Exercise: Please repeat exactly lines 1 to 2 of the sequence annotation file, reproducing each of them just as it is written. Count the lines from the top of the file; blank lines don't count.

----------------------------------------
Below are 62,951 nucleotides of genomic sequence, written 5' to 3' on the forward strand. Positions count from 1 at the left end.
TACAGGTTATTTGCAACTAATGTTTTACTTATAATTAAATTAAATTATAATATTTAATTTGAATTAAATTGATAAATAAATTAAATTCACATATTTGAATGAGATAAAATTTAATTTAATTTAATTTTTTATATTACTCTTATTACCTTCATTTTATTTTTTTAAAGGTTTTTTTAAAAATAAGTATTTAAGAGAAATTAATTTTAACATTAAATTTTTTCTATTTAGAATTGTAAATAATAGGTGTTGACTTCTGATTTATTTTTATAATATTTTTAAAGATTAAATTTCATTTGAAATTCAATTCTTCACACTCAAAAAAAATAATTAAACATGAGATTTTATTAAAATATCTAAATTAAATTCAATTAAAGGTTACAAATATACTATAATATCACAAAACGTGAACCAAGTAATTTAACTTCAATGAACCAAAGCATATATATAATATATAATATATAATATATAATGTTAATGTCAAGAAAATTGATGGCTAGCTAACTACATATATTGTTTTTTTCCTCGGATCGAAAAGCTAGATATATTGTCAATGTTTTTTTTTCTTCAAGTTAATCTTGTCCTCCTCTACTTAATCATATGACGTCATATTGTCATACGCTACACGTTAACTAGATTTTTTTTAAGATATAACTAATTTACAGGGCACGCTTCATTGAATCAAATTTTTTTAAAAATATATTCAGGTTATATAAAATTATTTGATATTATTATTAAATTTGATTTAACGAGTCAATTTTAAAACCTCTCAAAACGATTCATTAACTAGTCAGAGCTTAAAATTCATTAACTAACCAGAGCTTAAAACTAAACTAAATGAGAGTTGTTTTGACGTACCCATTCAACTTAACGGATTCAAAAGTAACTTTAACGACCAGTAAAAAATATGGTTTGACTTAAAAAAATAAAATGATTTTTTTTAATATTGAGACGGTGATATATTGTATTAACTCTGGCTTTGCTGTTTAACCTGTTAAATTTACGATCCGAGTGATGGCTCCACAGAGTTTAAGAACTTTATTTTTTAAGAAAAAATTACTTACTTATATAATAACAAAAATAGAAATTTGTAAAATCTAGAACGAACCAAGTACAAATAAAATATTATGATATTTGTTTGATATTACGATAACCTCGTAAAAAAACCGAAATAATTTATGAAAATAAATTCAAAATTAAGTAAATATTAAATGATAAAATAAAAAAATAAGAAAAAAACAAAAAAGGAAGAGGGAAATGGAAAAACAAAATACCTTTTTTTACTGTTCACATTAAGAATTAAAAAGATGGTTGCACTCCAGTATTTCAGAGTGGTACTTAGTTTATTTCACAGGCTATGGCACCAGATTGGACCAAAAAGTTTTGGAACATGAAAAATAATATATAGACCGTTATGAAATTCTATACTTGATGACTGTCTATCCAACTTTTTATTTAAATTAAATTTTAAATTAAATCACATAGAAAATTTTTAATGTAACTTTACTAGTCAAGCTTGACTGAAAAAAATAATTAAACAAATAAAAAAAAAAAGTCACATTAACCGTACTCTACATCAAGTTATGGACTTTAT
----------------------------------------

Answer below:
Below are 62,951 nucleotides of genomic sequence, written 5' to 3' on the forward strand. Positions count from 1 at the left end.
TACAGGTTATTTGCAACTAATGTTTTACTTATAATTAAATTAAATTATAATATTTAATTTGAATTAAATTGATAAATAAATTAAATTCACATATTTGAATGAGATAAAATTTAATTTAATTTAATTTTTTATATTACTCTTATTACCTTCATTTTATTTTTTTAAAGGTTTTTTTAAAAATAAGTATTTAAGAGAAATTAATTTTAACATTAAATTTTTTCTATTTAGAATTGTAAATAATAGGTGTTGACTTCTGATTTATTTTTATAATATTTTTAAAGATTAAATTTCATTTGAAATTCAATTCTTCACACTCAAAAAAAATAATTAAACATGAGATTTTATTAAAATATCTAAATTAAATTCAATTAAAGGTTACAAATATACTATAATATCACAAAACGTGAACCAAGTAATTTAACTTCAATGAACCAAAGCATATATATAATATATAATATATAATATATAATGTTAATGTCAAGAAAATTGATGGCTAGCTAACTACATATATTGTTTTTTTCCTCGGATCGAAAAGCTAGATATATTGTCAATGTTTTTTTTTCTTCAAGTTAATCTTGTCCTCCTCTACTTAATCATATGACGTCATATTGTCATACGCTACACGTTAACTAGATTTTTTTTAAGATATAACTAATTTACAGGGCACGCTTCATTGAATCAAATTTTTTTAAAAATATATTCAGGTTATATAAAATTATTTGATATTATTATTAAATTTGATTTAACGAGTCAATTTTAAAACCTCTCAAAACGATTCATTAACTAGTCAGAGCTTAAAATTCATTAACTAACCAGAGCTTAAAACTAAACTAAATGAGAGTTGTTTTGACGTACCCATTCAACTTAACGGATTCAAAAGTAACTTTAACGACCAGTAAAAAATATGGTTTGACTTAAAAAAATAAAATGATTTTTTTTAATATTGAGACGGTGATATATTGTATTAACTCTGGCTTTGCTGTTTAACCTGTTAAATTTACGATCCGAGTGATGGCTCCACAGAGTTTAAGAACTTTATTTTTTAAGAAAAAATTACTTACTTATATAATAACAAAAATAGAAATTTGTAAAATCTAGAACGAACCAAGTACAAATAAAATATTATGATATTTGTTTGATATTACGATAACCTCGTAAAAAAACCGAAATAATTTATGAAAATAAATTCAAAATTAAGTAAATATTAAATGATAAAATAAAAAAATAAGAAAAAAACAAAAAAGGAAGAGGGAAATGGAAAAACAAAATACCTTTTTTTACTGTTCACATTAAGAATTAAAAAGATGGTTGCACTCCAGTATTTCAGAGTGGTACTTAGTTTATTTCACAGGCTATGGCACCAGATTGGACCAAAAAGTTTTGGAACATGAAAAATAATATATAGACCGTTATGAAATTCTATACTTGATGACTGTCTATCCAACTTTTTATTTAAATTAAATTTTAAATTAAATCACATAGAAAATTTTTAATGTAACTTTACTAGTCAAGCTTGACTGAAAAAAATAATTAAACAAATAAAAAAAAAAAGTCACATTAACCGTACTCTACATCAAGTTATGGACTTTAT